News

Holding on

Republicans had a big night Tuesday, holding on to a pivotal Central Coast senate seat as Assemblyman Sam Blakeslee (R-San Luis Obispo) defeated Democrat John Laird in a special election.

Bob Cuddy reports, “Blakeslee won big in his home of San Luis Obispo County, which has the highest number of voters, and in Santa Barbara County.

“Laird won handily in his base of Santa Cruz and Monterey counties, and won narrowly in Santa Clara. The Blakeslee win ensures that the 15th District Senate seat stays in the hands of Republicans, and is a victory for the party as well as Blakeslee.

“Had Laird prevailed, Democrats in the state Senate would have moved to within one vote of having the two-thirds majority needed to enact legislation they support but Republicans oppose.”

Michael Mishak looks at Jerry Brown’s use of a state-owned plane while he has served as attorney general.
“A review of the plane’s flight log and Brown’s schedule shows that the attorney general has flown on the plane 10 times since taking office in 2007, often making multiple stops. He traveled common routes and sometimes squeezed in conferences that were politically beneficial.

“In one case, Brown flew from Oakland to Stockton for a news conference. The 74-mile trip would have taken less than 90 minutes by car. No other public events were on his schedule that day.

“Brown’s air travel has become a campaign issue because the Democratic candidate touts himself as a cheapskate so obsessed with saving money that he jettisoned the state’s private plane when he held the office of governor three decades ago, determining that it was an unnecessary luxury.

Carly Fiorina took a harder line against a mosque in downtown Manhattan during a campaign stop in Sacramento Tuesday.

“Republican Senate nominee Carly Fiorina took a harder line Tuesday on the controversial plans to build a mosque several blocks from ground zero in New York City, suggesting that proponents of the mosque should back off their plans and find somewhere else in deference to families who lost relatives and friends in the attacks on Sept. 11, 2001.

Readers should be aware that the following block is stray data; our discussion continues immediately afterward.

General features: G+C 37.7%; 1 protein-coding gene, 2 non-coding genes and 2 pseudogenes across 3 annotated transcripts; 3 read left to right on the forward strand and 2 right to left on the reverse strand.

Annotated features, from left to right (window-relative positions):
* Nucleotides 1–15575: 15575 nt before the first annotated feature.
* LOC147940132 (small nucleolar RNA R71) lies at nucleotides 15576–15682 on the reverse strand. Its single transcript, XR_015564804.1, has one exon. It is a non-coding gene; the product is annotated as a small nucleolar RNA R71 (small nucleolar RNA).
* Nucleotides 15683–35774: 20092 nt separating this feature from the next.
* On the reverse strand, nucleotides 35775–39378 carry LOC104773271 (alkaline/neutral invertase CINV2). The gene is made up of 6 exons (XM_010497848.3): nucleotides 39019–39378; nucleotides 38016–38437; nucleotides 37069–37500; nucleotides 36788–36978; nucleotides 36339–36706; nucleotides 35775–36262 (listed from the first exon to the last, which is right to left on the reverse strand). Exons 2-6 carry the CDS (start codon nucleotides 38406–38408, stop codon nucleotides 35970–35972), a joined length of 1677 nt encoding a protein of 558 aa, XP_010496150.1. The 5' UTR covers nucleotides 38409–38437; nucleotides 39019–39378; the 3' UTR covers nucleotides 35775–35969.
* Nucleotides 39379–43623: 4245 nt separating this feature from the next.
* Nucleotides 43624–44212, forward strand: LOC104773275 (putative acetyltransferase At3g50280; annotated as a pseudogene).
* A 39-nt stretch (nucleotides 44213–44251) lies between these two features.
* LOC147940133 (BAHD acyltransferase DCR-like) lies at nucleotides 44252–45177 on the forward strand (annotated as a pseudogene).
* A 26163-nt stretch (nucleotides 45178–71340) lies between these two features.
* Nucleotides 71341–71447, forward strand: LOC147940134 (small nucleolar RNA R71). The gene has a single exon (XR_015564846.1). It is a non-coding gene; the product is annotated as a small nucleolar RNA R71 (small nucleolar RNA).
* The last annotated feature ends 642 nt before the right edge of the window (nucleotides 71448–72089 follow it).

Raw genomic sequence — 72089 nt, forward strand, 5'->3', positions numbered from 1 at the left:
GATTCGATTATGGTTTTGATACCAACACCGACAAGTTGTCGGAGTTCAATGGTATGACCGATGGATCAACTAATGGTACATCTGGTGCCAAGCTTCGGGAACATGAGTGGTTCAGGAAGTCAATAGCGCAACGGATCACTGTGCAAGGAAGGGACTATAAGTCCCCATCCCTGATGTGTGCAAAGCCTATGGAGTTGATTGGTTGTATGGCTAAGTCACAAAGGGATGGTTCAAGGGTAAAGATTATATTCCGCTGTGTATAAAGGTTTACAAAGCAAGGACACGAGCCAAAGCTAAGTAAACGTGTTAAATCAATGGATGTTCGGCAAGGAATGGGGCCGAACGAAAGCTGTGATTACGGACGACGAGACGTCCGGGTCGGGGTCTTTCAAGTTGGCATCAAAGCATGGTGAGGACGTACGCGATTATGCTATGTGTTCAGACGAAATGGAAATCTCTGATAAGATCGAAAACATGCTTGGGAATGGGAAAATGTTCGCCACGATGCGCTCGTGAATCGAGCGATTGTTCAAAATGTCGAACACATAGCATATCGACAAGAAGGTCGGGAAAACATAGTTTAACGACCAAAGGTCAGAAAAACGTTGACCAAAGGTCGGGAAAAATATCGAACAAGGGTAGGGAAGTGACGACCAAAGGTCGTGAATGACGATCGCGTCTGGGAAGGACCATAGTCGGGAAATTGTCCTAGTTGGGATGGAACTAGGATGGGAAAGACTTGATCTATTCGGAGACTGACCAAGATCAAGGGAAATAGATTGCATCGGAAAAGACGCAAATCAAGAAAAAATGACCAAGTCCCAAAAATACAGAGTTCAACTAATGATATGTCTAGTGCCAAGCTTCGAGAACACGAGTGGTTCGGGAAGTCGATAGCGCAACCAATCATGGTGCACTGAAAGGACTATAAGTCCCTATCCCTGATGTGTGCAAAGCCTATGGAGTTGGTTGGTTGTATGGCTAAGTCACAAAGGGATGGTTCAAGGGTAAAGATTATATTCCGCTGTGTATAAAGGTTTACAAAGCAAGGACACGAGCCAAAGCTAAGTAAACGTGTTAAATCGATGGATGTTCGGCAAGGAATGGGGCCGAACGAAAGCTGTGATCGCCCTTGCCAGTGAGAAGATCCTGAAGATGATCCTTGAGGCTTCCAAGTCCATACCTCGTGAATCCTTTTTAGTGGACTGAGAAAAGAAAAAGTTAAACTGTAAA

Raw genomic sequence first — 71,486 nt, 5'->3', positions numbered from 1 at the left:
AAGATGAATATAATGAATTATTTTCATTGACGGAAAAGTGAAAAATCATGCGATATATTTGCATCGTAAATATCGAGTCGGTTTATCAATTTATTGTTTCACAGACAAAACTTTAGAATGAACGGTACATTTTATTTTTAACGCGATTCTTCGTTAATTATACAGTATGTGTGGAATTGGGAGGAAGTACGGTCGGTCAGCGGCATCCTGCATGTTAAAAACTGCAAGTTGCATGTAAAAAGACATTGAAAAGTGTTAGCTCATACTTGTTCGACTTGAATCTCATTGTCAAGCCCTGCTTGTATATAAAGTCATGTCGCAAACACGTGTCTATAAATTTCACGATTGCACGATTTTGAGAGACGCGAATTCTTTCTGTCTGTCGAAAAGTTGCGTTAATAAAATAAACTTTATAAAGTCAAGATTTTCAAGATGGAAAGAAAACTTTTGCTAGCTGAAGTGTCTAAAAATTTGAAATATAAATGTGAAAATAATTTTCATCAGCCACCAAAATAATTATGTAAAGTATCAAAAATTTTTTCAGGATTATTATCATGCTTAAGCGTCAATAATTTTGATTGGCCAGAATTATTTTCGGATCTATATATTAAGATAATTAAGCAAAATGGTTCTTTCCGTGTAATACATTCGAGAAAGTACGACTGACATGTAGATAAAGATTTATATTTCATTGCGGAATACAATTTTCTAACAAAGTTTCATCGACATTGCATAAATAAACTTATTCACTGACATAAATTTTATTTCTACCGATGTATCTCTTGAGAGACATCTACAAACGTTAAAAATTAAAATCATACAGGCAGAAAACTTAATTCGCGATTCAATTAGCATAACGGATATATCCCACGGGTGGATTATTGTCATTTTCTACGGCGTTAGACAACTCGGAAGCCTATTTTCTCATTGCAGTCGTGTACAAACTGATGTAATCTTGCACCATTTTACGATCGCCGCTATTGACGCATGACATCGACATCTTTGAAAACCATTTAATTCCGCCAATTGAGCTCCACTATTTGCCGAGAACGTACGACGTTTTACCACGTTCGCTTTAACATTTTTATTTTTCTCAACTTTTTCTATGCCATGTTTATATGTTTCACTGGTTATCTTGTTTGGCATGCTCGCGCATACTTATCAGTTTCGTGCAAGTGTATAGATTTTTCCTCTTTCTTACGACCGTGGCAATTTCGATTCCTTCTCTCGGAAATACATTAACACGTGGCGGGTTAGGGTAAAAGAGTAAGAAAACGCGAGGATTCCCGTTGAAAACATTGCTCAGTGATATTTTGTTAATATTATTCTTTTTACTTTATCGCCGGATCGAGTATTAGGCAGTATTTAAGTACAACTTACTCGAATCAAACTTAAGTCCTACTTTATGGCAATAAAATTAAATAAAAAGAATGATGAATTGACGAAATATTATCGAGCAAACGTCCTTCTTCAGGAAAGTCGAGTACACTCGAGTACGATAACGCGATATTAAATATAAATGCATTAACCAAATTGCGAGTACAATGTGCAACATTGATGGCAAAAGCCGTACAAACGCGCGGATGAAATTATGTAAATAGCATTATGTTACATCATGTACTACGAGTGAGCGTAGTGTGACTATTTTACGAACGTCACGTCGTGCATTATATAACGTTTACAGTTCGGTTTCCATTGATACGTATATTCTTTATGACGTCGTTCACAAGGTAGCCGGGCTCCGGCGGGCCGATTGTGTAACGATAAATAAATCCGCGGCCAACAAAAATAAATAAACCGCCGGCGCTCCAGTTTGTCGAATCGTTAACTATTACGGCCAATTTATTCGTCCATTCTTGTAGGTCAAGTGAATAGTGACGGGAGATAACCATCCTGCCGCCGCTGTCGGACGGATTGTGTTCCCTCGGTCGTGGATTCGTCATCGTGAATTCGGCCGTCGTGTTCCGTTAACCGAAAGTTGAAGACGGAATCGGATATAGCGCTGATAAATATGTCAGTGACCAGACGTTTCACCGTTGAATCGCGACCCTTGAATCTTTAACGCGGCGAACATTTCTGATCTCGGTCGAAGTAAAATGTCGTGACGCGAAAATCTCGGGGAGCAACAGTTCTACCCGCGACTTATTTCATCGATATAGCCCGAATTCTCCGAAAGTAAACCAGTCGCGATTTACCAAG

“When asked about her views about the location of the mosque Sunday during a campaign visit to Los Angeles, Fiorina said it was an “intensely personal and local issue” and that “we ought to leave it up to the community of New York to work this through.”

Michael Hiltzik looks at a suspicious water deal in the Central Valley that is now subject of a lawsuit.

“There’s something smelly about how a group of private interests — notably a huge agribusiness owned by the wealthy Southern California couple Stewart and Lynda Resnick — got control of an underground water storage project the state had already spent $75 million to develop.

“The lawsuit was filed by a group of water agencies and environmental groups contending that the transaction was essentially a gift of public property to private interests and therefore violates the state constitution.

“They’re asking a judge to reverse the deal. That way, they contend, the storage facility can be integrated into the state’s water management plan, so a precious and dwindling natural resource can serve everyone in the state, not just a few powerful farm companies and real estate developers.”

In addition to big salaries, the city of Bell also offered employees as much as $900,000 in loans.

“The documents show that Bell’s former assistant city manager, Angela Spaccia, received two loans of at least $100,000 each and that council members Oscar Hernandez and Luis Artiga received $20,000 loans. Rizzo, whose huge salary sparked a scandal that forced him and other city officials to step down, received two loans for $80,000 each, city officials said.

Neither Hernandez nor Artiga reported the loans on their state financial disclosure forms for 2009, which is required under state law.”

Later this morning, Assemblyman Kevin De Leon will introduce new legislation that would allow Bell residents o receive a $2.9 million property tax rebate for taxes John Chiang ruled were assessed illegally.

And finally, if you were hiding lots of cocaine, where would you hide it? If you said “under the albino python” then you are thinking like an Italian drug smuggler. AP reports, “Italian police seized a rare albino python in Rome Wednesday in a raid on a group of drug traffickers who used the snake to guard cocaine and intimidate customers who owed them money.

“The three-meter (10-foot) long reptile attacked police when they burst into the dealers’ apartment where they were preparing the cocaine for distribution. The specialist forest police had to be called in to capture the python.

“When we went in, we found the animal right behind the door waiting for us, just like a proper guard dog,” said Lieutenant Luca Gelormino.

“We were surprised to find 200 grams of very pure cocaine under the snake that it was jealously guarding. From our investigation we can say it had been trained to watch over the drugs.”

Yes, but can it play fetch?


Support for Capitol Weekly is Provided by: